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BEST OF A CENTURY

PERIOD: 1920-1929

Selection: Benny Leonard

Lightweight Champion 1917-1923 Record: 180-21-6-6ND 69 KO's. (won-lost record includes newspaper decisions).

By Monte Cox

ImageThis era was a close race between Benny Leonard and Harry Greb. Leonard had over 200 pro fights, Greb around 300. Given our pre-requisites in our "Best of a Century" intro: a) pound for pound, b) best in terms of technique, our nod has to go to Leonard based on the latter category.

Benny Leonard was perhaps the finest natural boxer of all time. He is also considered by many historians to be the greatest lightweight champion ever. He was one of the outstanding scientific boxers of history. Leonard was a true master boxer and defensive wizard. A dancing master, a master of the lost art of feinting, and a master counter-puncher. He also packed a potent punch.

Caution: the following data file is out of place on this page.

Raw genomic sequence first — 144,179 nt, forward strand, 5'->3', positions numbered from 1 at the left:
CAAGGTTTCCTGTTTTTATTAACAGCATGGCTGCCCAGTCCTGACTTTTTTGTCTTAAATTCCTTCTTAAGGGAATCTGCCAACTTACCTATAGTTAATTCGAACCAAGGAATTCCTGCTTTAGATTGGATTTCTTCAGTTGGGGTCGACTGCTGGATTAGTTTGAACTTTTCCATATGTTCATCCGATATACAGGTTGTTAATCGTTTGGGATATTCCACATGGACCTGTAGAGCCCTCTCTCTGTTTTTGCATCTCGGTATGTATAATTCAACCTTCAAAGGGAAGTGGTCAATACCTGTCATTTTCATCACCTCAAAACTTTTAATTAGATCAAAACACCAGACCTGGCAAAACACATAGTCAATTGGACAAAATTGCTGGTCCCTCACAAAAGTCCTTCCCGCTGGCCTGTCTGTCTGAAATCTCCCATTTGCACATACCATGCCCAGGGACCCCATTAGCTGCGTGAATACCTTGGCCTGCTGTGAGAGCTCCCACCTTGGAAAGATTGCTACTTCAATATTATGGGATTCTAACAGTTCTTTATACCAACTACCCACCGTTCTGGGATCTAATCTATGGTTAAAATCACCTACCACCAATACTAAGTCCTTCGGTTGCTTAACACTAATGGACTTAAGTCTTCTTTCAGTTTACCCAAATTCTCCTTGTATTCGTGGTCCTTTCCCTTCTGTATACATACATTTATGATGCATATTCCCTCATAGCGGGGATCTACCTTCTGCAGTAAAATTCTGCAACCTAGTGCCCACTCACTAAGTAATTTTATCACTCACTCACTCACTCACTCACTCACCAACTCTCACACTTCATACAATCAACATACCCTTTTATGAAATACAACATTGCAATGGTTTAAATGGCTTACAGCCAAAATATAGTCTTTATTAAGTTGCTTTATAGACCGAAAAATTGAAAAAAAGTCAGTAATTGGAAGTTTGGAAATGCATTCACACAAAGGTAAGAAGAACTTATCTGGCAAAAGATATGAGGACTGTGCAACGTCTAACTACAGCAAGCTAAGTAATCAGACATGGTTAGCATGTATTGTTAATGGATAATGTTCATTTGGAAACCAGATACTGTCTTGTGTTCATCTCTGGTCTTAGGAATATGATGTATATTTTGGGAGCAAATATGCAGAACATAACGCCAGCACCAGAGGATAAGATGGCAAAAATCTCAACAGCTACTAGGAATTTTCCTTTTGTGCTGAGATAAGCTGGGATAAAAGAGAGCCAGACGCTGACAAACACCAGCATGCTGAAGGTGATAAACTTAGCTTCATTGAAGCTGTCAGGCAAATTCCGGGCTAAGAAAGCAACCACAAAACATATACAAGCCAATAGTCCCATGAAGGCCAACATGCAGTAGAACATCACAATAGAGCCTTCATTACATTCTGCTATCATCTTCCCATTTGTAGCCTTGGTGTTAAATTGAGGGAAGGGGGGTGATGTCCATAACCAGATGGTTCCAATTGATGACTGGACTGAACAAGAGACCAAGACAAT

Leonard turned pro at age 15 in 1911. He was very successful at an early age. Newspaper accounts noted that Leonard rarely lost a round or messed up his hair. He waged a series of battles against Johnny Dundee. In 1917 Leonard skillfully handled Lightweight Champion Freddie Welsh winning the title on a 9th round KO. Leonard held the Championship for six years. He successfully defended against Featherweight Champ Johnny Kilbane by 3rd round KO. He also made successful defenses in the 20's against Richie Mitchell, Rocky Kansas, Joe Welling, and southpaw Lew Tendler. In 1922 he challenged Jack Britton for the Welterweight Championship. Leonard was ahead when he floored Britton in the 13th round. Then , in a blow reminiscent of Roy Jones incident against Montell Griffin,  he hit his stunned opponent while he was down. Leonard lost his chance for the Welter title on a foul.

Leonard retired in 1925 still at the top of his game. The stock market crash  hurt his investments and he was forced to make a comeback in 1931.

He won 19 fights before succumbing, at age 35, to a younger, faster, and harder hitting Jimmy McClarnin in 6 rounds. Leonard died of a heart attack in 1946 while referring a match.

Honorable Mentions: Johnny Dundee, Harry Greb, Tommy Loughran, Gene Tunney, Mickey Walker.

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